In Memory of Konpè Fouyapòt

Revolutionary Worker #915, July 13, 1997

On May 5, Evens Gabriel died in Miami of a chronic illness at age 37. A revolutionary and a journalist in the Haitian community, he was known as Konpè Fouyapòt ("comrade investigator"). His death is a sad loss for the people.

From his youth, Fouyapòt enthusiastically threw himself into the struggle to liberate Haiti. The energy of popular struggle poured through his veins and lit up his face even when he was weighed down by personal difficulty or illness. It's hard now to imagine him as lifeless.

Evens grew up in Haiti under the Duvalier dictatorship, when any resistance could lead to prison, torture and death. Like thousands of youth, he was drawn to the rebel scene around the singer Manno Charlemagne--one of the few voices of protest that wasn't stomped out. He hooked up with groups organizing armed resistance (known as "Kamoken"). But in 1983 someone betrayed them--many of Evens' comrades were executed and he barely escaped to the United States.

In the U.S., Evens continued to fight for the liberation of Haiti. In 1987 he became co-host of Radyo Komoken in Miami. It became one of the most popular Haitian radio shows, largely because of his radical analysis and partisanship to the mass struggle. He boldly declared that Haiti's problems came from imperialism and could only be solved by armed revolution.

In the mid-1980s Evens connected with the Revolutionary Internationalist Movement (RIM) and became a strong supporter. He saw this movement as the most serious about making revolution, grappled with what it would take to initiate a people's war in Haiti and worked to assist this process. He read statements from Haitian Maoists on the radio, translated RCP statements into Creole and read them, and circulated RIM and RCP literature among revolutionary youth.

While focused on the struggle in Haiti, Fouyapòt also strongly supported the people's war in Peru. When the leader of the people's war in Peru, Chairman Gonzalo (Abimael Guzman) was captured by the government, the RIM initiated the International Emergency Committee to Defend the Life of Abimael Guzman. Fouyapòt went to the IEC's founding conference in Germany and phoned in reports to his Miami audience. Organizers asked him to take responsibility to involve the Haitian people in this battle and soon after he returned to the U.S., the walls in Miami's Little Haiti were decorated with red graffiti defending Chairman Gonzalo and supporting the people's war as the road to liberation in Peru and Haiti.

That's the kind of journalist Fouyapòt was--in the thick of things, on the side of the people, and from that perspective, delivering news and analysis that cut right to the heart of things. In 1990 a reactionary store owner beat a Haitian man, who was then arrested by the police. Fouyapòt played a key role in organizing hundreds of people to protest. When there was a mass upsurge in Haiti a few months later, Fouyapòt said, "While the masses were making history once again in Haiti, the Haitian exiles who are living in America decided to bring their participation to the struggle." Fouyapòt also joined a group of 40 people who seized the Haitian Consulate and then exposed files which revealed it as a nest of spying and intrigue for the reactionary Haitian government.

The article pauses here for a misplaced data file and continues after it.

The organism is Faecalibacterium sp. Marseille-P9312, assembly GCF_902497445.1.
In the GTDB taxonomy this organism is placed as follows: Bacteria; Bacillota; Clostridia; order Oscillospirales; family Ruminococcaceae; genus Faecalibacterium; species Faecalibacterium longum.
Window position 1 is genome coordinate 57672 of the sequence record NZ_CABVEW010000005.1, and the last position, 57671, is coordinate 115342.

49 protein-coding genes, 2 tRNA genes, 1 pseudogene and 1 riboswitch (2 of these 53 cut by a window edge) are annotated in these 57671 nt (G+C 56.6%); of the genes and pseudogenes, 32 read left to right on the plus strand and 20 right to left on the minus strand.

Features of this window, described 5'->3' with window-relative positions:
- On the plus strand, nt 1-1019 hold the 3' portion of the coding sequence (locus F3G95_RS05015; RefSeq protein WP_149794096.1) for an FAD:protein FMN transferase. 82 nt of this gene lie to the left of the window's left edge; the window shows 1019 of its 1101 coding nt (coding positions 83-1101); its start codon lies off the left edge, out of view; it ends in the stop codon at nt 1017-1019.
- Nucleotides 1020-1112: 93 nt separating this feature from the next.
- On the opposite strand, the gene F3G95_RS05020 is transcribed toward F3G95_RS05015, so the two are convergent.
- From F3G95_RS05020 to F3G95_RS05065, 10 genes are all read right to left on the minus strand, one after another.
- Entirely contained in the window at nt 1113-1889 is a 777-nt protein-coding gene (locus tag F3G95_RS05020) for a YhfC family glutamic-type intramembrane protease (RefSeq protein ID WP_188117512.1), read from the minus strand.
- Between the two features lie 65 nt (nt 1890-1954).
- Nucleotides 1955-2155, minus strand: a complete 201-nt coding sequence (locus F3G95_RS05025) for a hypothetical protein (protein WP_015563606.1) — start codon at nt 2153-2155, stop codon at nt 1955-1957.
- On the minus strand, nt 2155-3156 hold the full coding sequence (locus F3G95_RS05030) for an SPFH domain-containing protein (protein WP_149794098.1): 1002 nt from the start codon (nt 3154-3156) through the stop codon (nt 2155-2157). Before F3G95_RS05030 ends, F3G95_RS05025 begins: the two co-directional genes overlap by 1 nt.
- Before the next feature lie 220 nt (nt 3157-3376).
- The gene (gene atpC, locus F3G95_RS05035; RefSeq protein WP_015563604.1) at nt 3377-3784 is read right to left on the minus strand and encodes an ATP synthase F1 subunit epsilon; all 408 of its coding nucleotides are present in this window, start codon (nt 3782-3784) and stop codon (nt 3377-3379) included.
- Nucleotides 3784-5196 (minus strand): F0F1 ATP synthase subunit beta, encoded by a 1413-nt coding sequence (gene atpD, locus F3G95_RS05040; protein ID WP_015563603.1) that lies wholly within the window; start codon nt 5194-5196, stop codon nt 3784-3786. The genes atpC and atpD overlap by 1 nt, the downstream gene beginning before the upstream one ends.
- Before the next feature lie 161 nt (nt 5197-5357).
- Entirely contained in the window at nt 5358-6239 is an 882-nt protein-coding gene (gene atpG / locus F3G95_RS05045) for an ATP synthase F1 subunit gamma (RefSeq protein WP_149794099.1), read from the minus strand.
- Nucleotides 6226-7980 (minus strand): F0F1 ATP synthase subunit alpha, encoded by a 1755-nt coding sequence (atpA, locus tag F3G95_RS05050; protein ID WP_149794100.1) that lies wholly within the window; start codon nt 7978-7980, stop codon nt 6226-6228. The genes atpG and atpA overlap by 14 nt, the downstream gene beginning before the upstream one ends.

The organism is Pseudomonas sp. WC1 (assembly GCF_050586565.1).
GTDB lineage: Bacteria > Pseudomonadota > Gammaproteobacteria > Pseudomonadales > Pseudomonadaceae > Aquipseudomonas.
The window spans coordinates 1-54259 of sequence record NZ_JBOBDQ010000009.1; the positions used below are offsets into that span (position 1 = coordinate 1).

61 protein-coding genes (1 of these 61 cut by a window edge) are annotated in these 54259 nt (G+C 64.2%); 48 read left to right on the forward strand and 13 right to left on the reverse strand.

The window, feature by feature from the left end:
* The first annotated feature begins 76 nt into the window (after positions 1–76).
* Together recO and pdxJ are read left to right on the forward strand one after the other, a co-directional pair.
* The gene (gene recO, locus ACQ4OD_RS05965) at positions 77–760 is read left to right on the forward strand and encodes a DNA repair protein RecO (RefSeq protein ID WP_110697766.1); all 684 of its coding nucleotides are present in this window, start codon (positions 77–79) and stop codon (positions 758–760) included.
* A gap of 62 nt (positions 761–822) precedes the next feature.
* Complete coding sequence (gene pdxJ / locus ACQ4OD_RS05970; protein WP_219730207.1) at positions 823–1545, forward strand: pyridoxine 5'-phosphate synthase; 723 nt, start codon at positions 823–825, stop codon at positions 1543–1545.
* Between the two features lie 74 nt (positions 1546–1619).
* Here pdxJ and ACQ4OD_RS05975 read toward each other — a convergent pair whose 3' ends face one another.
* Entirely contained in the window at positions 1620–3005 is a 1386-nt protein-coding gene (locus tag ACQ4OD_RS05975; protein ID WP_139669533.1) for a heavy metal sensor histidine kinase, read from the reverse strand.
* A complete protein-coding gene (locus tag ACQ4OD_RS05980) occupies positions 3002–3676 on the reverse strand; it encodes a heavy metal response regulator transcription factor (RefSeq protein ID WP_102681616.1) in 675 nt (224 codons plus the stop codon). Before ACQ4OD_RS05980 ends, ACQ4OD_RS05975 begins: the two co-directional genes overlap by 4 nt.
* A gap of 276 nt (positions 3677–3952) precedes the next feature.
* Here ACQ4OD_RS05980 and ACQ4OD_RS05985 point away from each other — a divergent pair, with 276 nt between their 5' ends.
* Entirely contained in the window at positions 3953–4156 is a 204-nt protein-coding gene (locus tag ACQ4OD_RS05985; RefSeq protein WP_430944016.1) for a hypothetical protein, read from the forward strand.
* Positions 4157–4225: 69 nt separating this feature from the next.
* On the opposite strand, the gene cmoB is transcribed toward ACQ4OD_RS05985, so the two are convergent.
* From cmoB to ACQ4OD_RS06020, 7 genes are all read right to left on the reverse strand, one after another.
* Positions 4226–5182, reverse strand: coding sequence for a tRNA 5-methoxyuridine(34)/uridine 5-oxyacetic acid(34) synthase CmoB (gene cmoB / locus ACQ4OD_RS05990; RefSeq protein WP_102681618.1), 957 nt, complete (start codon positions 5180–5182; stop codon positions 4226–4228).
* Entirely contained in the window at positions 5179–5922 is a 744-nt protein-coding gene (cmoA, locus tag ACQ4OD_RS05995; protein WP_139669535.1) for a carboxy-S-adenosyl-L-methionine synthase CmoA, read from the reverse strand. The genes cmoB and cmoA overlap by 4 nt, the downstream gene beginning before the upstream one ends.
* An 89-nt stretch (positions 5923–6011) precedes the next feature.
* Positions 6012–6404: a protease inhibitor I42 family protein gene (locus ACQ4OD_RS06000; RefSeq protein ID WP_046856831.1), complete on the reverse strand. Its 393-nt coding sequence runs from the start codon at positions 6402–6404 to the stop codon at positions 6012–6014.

While Fouyapòt's spirits rode the crest of the mass movement, he was also affected by its weaknesses. In 1990 Jean-Bertrand Aristide, a priest who had played a strong role in the Haitian struggle, ran for president. The dangerous illusion of a peaceful road to radical change swept up millions, including Fouyapòt. Aristide won in a landslide and Fouyapòt accepted a job in the new government and returned to Haiti.

Aristide implemented a few reforms, while preaching a "marriage between the army and the people." This gave the reactionaries time and political cover to regroup and carry out a bloody coup in 1991. Afterwards, Aristide called for the masses not to resist, to wait for the U.S. imperialists to rescue them and this line had much influence among the people. To his credit Fouyapòt did not take this position and when the coup came down he was in the slums in Port-au-Prince with masses who resisted. Once again, he was forced to flee to the U.S. where he played a strong role opposing Aristide's alliance with the U.S. and the U.S. invasion of Haiti.

Fouyapòt criticized himself saying, "We made big mistakes...we promoted that we had the power when we didn't. Then when the coup came it was a big shock." He also said he had deepened his "determination to do what is necessary to liberate the people." But in the wake of these grave setbacks in the Haitian struggle, Fouyapòt made further serious errors, including schemes that involved cooperation with the police. Whatever his intentions, this had the effect of blurring the line of distinction between the people and the enemy.

The Haitian masses were aware of Fouyapòt's weaknesses and distressed by them. But with his death the people looked at his life in balance. On talk shows, in living rooms and at his funeral, people recounted the many ways in which he had been fused with the mass struggle. And the people assessed that a revolutionary heart had now been stilled.

In the same spirit, revolutionary Maoists mourn Fouyapòt's death and grieve that he didn't live to see the unfolding of people's war in Haiti. This loss urges us on to the work of forging Marxist-Leninist-Maoist organization in this country and on a world scale, so that soaring spirits like Fouyapòt can sing their song with the armed people in the war to create a new world.

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